“It is also taught that enlightenment is the same in the beginner’s mind and the experienced practitioner’s mind. But how can this be possible? If this is so, then immediately upon arousing the bodhisattva aspiration for enlightenment, you would already be a buddha.

“On the other hand, if there is no enlightened beginner’s mind, how can we make steps toward the enlightened fulfillment of dharma? So the enlightened fulfillment of dharma must be the fruition of the beginner’s enlightened experience. And the beginner’s enlightened experience must be the seed of the fulfillment.

“Let me explain this more clearly with an analogy. It is like a candle with its illuminating flame. When the candle is lit there is a flame. As the candle burns there is still the same flame. So there’s no difference between the beginning time and the later time of the candle burning. The flame is neither new nor old. It is neither the possession of the candle nor does it exist apart from the candle.

“The flame is like the light of the beginner’s mind. The candle, when it is flameless, is like the lack of vision of one who has not begun the way. The wisdom flame of the beginner’s mind is complete at the onset. The all-inclusive samadhi of buddha ancestors is the completion of that same wisdom over time, burning down the confusion of ignorance till the candle is no more.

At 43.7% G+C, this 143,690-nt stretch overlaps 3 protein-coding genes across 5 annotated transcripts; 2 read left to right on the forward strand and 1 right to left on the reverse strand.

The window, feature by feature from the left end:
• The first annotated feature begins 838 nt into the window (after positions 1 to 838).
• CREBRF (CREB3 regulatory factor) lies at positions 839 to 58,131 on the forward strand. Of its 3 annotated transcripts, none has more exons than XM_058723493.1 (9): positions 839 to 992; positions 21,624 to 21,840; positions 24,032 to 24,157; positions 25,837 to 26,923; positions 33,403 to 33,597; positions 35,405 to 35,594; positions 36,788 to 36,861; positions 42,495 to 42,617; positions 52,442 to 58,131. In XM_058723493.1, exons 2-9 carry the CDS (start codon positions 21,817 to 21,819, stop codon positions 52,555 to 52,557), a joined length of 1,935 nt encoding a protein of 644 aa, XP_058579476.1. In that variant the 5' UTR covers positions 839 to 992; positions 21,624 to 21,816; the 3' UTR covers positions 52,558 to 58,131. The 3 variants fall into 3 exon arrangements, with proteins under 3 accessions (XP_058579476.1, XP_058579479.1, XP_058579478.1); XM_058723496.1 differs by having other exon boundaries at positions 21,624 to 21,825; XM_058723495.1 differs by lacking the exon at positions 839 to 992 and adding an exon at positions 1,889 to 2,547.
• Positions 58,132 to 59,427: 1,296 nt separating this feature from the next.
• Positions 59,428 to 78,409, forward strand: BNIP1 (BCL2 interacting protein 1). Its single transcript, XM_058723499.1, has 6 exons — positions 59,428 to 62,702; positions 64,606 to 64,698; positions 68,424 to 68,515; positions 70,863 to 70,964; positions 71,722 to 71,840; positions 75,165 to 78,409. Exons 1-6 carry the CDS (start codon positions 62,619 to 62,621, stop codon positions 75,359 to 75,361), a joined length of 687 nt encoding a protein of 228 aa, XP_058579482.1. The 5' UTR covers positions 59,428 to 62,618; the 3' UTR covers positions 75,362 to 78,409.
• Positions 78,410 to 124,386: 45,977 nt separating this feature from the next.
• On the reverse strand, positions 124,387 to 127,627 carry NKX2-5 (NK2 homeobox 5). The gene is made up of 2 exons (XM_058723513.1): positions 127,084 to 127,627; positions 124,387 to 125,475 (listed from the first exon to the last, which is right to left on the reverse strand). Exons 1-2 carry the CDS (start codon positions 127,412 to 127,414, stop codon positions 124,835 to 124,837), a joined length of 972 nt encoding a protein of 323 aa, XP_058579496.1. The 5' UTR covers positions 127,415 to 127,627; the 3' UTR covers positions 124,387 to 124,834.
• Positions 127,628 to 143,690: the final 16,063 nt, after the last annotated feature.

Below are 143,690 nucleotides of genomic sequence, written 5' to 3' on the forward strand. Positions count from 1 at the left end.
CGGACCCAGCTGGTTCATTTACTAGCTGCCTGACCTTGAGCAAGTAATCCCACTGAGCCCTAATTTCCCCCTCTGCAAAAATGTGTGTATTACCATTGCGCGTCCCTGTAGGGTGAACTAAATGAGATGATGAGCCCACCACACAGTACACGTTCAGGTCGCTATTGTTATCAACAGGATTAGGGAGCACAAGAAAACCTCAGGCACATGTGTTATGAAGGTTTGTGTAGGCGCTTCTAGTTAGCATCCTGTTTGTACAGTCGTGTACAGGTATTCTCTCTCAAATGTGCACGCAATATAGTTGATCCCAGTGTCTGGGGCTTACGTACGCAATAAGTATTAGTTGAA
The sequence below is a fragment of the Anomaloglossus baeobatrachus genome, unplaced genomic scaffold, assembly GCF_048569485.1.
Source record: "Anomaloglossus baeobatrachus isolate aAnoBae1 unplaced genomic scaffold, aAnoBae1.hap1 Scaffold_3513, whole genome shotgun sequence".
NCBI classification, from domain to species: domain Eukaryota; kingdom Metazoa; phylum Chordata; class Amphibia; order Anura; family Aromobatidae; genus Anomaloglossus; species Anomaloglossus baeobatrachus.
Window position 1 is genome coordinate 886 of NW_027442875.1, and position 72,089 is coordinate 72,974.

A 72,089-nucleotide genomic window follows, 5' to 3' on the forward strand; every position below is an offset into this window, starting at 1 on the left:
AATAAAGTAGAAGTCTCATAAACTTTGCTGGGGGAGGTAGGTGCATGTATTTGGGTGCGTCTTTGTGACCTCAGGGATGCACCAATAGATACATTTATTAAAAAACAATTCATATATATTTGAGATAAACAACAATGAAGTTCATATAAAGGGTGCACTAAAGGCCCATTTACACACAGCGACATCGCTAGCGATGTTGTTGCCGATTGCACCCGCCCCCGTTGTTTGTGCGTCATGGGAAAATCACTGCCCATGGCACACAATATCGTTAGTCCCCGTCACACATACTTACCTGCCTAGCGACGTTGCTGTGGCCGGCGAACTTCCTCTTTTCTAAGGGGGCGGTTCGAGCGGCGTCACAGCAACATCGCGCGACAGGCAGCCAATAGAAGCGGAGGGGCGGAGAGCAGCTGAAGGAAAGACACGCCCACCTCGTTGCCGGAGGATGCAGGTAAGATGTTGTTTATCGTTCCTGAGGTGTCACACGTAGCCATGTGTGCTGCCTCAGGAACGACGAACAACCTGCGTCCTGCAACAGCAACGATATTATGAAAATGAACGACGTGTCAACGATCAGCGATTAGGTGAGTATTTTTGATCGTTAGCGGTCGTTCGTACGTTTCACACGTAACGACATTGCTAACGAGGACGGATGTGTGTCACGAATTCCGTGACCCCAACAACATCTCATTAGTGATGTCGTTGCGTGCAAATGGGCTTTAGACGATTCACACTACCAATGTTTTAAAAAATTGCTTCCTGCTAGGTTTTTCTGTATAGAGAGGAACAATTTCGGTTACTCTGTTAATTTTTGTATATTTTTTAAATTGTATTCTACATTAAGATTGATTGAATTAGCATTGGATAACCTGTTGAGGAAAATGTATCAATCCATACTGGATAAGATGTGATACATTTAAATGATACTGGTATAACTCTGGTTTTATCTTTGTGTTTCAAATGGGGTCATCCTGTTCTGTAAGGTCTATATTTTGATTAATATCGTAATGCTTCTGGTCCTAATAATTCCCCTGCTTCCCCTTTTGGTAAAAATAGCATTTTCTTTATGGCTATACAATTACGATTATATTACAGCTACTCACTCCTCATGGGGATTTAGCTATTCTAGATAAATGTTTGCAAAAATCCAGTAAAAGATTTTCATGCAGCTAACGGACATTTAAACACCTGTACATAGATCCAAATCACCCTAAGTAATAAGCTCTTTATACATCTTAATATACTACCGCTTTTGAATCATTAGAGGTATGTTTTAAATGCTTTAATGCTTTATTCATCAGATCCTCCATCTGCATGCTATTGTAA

“Can you see how this practice has no beginning and no end, how now and later are not really different? This is the essential teaching correctly transmitted by buddha ancestors.”

Dogen 1226

Source Enlightenment Unfolds – The Essential Teachings of Zen Master Dogen edited by Kazuaki Tanahashi 1999

“…hearing and thinking about the way is like being outside the gate, but zazen is like coming home and sitting calmly inside. Therefore the merit of doing zazen even for one moment is immeasurable.”

Now if that isn't confidence inspiring, what is? Straightforward and to the point, with no added frills or special techniques, sit on your cushion or your bench and let each thought go.

The posture of zazen isn't something to leave on the cushion. Attention to posture alone is an amazing tool. Not only does it reflect so much about our present emotional and physical state of being, but returning to that sense of alignment puts a lot of other things “straight” in us. When we've practiced for a few years, just returning to that posture while talking, eating, or working can be a physical reminder of zazen.

The question Dogen poses “where is real enlightenment” stops us in our tracks also. Who hasn't asked this question? And the very tool we use to try to understand gets in the way….what irony!

Part of the difficulty lies with “ideas” we form based on the enlightenment stories we've heard or read; all seem to express this profound turn around or break in ordinary perception which effects a total transformation in the individual. Now, really, are they all like that? And setting up such incredible expectations in students, is that a healthy perspective?

What about an enlightenment you'd know nothing about? What if you could be enlightened and not be aware it at all? Some of the old stories can be misleading and cause a kind of measuring mind which is extra. As students we need to keep our own lights on; no teaching or person is above questioning.

“I have been practicing the way for over thirty years without ever turning back, and although I am sixty-five years old I am more determined than ever.”

Rujing sums up practice simply here….

Great effort, no goal,